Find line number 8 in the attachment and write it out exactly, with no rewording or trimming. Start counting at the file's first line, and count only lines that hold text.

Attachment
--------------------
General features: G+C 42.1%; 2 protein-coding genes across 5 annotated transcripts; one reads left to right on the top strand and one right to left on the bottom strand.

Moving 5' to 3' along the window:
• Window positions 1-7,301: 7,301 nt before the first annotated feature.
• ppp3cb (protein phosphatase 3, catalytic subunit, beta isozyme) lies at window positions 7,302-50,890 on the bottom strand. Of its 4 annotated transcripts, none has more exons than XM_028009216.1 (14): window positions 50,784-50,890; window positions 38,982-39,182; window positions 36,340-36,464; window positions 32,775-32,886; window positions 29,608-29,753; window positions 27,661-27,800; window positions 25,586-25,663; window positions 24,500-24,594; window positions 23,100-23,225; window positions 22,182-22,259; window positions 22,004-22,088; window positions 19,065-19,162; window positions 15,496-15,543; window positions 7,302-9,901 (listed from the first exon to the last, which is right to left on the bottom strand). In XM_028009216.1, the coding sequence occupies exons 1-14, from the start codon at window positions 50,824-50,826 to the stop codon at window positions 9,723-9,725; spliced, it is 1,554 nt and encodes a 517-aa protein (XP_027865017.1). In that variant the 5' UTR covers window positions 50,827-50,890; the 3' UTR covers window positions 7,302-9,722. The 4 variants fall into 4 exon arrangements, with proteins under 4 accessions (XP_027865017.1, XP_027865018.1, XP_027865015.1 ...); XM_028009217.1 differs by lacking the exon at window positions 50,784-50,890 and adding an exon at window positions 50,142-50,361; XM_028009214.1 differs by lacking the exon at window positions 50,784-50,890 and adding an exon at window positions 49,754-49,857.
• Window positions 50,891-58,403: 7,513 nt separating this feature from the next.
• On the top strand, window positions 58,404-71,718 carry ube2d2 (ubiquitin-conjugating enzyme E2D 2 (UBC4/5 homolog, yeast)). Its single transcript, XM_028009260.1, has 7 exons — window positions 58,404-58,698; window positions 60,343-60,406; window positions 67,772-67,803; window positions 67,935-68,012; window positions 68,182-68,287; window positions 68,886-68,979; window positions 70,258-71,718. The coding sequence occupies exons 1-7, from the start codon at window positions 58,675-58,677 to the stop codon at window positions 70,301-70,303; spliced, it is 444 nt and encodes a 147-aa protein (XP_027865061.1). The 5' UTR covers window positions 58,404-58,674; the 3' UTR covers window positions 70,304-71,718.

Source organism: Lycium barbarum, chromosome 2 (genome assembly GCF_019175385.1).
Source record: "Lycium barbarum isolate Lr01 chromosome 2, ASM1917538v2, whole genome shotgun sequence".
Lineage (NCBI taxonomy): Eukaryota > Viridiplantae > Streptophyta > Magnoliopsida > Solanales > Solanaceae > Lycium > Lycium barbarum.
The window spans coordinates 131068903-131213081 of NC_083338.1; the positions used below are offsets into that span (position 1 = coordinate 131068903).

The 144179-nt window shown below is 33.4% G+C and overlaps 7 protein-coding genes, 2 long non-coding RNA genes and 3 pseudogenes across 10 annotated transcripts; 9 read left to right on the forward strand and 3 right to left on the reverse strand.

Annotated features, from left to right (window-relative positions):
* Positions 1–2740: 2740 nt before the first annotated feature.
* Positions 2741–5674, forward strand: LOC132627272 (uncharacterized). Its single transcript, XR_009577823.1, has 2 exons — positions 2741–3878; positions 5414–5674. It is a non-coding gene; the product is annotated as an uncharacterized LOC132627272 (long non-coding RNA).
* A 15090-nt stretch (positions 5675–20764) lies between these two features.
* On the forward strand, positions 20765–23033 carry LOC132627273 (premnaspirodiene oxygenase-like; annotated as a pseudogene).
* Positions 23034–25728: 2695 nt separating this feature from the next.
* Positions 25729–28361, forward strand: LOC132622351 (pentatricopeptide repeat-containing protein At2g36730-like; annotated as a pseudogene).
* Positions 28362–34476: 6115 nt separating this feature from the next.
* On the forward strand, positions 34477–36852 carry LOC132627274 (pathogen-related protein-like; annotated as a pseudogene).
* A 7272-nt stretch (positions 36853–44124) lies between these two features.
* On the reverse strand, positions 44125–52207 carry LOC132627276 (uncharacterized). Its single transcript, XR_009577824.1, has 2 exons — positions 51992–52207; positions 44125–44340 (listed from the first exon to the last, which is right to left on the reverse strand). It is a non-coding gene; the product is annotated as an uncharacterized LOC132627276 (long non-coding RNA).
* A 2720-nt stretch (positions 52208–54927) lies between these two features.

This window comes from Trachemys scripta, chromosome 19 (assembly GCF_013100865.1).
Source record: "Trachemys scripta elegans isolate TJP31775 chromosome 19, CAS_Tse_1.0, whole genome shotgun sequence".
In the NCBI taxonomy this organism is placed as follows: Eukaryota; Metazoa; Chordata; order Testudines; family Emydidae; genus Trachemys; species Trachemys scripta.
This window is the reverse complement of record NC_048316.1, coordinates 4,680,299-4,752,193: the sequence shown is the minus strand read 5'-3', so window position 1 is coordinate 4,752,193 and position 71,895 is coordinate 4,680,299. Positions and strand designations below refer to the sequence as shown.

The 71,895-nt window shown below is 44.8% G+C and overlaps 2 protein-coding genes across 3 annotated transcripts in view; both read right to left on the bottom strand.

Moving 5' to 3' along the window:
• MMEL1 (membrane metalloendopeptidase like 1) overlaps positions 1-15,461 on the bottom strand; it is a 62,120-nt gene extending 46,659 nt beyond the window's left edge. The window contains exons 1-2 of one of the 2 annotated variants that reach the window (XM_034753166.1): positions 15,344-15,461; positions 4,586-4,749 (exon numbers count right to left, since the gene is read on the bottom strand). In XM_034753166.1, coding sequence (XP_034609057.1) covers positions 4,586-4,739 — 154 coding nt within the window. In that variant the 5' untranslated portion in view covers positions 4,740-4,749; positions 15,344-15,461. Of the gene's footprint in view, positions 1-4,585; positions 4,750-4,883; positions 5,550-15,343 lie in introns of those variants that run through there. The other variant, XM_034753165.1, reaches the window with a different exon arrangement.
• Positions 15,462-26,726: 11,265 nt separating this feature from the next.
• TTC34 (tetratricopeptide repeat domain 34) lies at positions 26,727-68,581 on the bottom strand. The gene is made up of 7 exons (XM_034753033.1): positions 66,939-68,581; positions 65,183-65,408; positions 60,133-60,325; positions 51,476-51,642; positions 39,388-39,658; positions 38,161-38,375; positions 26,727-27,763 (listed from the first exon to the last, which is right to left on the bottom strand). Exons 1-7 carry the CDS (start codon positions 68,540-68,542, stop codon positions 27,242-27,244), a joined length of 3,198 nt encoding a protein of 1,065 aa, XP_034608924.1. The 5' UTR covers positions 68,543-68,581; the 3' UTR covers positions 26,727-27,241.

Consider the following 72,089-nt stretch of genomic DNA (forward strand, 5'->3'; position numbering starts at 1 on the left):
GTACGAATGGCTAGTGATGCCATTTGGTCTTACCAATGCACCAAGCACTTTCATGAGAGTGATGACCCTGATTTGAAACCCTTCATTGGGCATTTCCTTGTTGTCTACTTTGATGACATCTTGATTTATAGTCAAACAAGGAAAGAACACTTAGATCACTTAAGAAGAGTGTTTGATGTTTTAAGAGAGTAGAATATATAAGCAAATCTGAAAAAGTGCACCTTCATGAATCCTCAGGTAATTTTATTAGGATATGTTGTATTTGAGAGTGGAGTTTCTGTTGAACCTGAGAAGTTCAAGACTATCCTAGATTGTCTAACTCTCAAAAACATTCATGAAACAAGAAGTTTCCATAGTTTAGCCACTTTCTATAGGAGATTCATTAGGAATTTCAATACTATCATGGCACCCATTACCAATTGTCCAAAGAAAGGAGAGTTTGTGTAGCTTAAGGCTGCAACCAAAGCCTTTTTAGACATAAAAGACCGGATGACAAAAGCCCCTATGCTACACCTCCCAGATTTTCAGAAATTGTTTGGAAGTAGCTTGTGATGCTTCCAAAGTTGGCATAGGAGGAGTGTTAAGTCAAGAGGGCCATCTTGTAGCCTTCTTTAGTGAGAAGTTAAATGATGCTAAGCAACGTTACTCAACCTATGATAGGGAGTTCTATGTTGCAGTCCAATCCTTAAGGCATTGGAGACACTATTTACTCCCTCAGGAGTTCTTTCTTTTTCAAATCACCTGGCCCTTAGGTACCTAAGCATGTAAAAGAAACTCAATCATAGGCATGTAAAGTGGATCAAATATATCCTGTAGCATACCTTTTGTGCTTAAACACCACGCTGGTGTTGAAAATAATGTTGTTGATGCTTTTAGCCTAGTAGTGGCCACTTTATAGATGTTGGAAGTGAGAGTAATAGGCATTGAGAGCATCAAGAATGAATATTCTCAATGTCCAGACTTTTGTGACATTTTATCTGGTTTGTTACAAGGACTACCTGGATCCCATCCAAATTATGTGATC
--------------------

Source record: "Lycium barbarum isolate Lr01 chromosome 2, ASM1917538v2, whole genome shotgun sequence".